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The State Government is being slammed over “flawed” legislation that makes it almost impossible for victims of historical child sex abuse to receive fair compensation.

Calls to urgently fix the “failure” come after a survivor of horrific abuse by paedophile counsellor Kevin Lynch lost his last-ditch bid to reopen a damages claim against Brisbane Grammar School.

The man’s lawyers said ill-defined terms in amendments to legislation made in response to the Royal Commission into Institutional Response to Child Sexual Abuse meant respondents could be favoured over victims.

The man, known as TRG, was abused at least six times as a 12 and 13-year-old student at Brisbane’s most prestigious boys’ school in the 1980s.

On May 20, the High Court of Australia rejected TRG’s appeal of a Supreme Court ruling that prevented him fighting for a higher payout than his earlier 2002 settlement of $47,000.

TRG was the first Lynch victim to test the 2016 amendment to the Limitation of Actions Act (Qld), which states a court can set aside previous settlements to permit new claims if it decides it is “just and reasonable to do so”.

Brisbane Grammar School is facing a $30 million lawsuit from a former student over claims he was abused there as a teenager.

TRG’s lawyers, who said their client was “recovering from the High Court findings”, said the Government’s failure to define “just and reasonable” left the words open to broad interpretation that could disadvantage victims.

Peter Wilkinson, McNamara Law managing director, called on Attorney-General Shannon Fentiman to clarify the phrase.

“We believe Parliament’s intention was to benefit victims but without defining that phrase we can’t see how a case will ever get around it,” Mr Wilkinson said.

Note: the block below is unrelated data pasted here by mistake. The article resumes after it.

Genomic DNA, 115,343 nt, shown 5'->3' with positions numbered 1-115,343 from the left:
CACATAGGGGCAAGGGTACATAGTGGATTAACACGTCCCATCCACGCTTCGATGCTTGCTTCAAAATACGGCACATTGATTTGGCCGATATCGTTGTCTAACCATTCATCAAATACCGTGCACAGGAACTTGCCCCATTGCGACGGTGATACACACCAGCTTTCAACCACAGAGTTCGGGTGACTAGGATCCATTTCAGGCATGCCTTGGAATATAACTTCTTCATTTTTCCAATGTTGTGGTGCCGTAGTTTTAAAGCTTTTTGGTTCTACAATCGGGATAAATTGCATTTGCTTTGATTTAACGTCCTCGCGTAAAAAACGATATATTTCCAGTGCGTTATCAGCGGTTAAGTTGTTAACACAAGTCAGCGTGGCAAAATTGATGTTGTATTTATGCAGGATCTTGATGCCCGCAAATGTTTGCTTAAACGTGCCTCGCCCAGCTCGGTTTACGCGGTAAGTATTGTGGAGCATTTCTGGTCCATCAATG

Joshua Brown, senior associate at McNamara Law, said TRG’s case was submitted to the High Court as “a clear injustice”.

“But all a respondent needs to say is this all happened 20-30 years ago and it creates a prejudiced defence,” Mr Brown said.

He said the High Court finding “demonstrates the underlying flaw and failure in the Queensland legislation”.

The Brisbane Grammar board of trustees submitted to the High Court that the school would suffer prejudice – that would not be “just and reasonable” – if TRG’s settlement agreement was set aside.

This was based on issues relating to the credibility of former headmaster Max Howell, who swore an affidavit in 2002 denying he knew of Lynch’s abuse.

Dr Howell, who died in 2011, was unavailable to test evidence referred to in the Royal Commission in which witnesses said he had explicitly been told of the abuse as early as 1980.

Ref: Courier Mail article published on 31 May 2021, author Kylie Lang.

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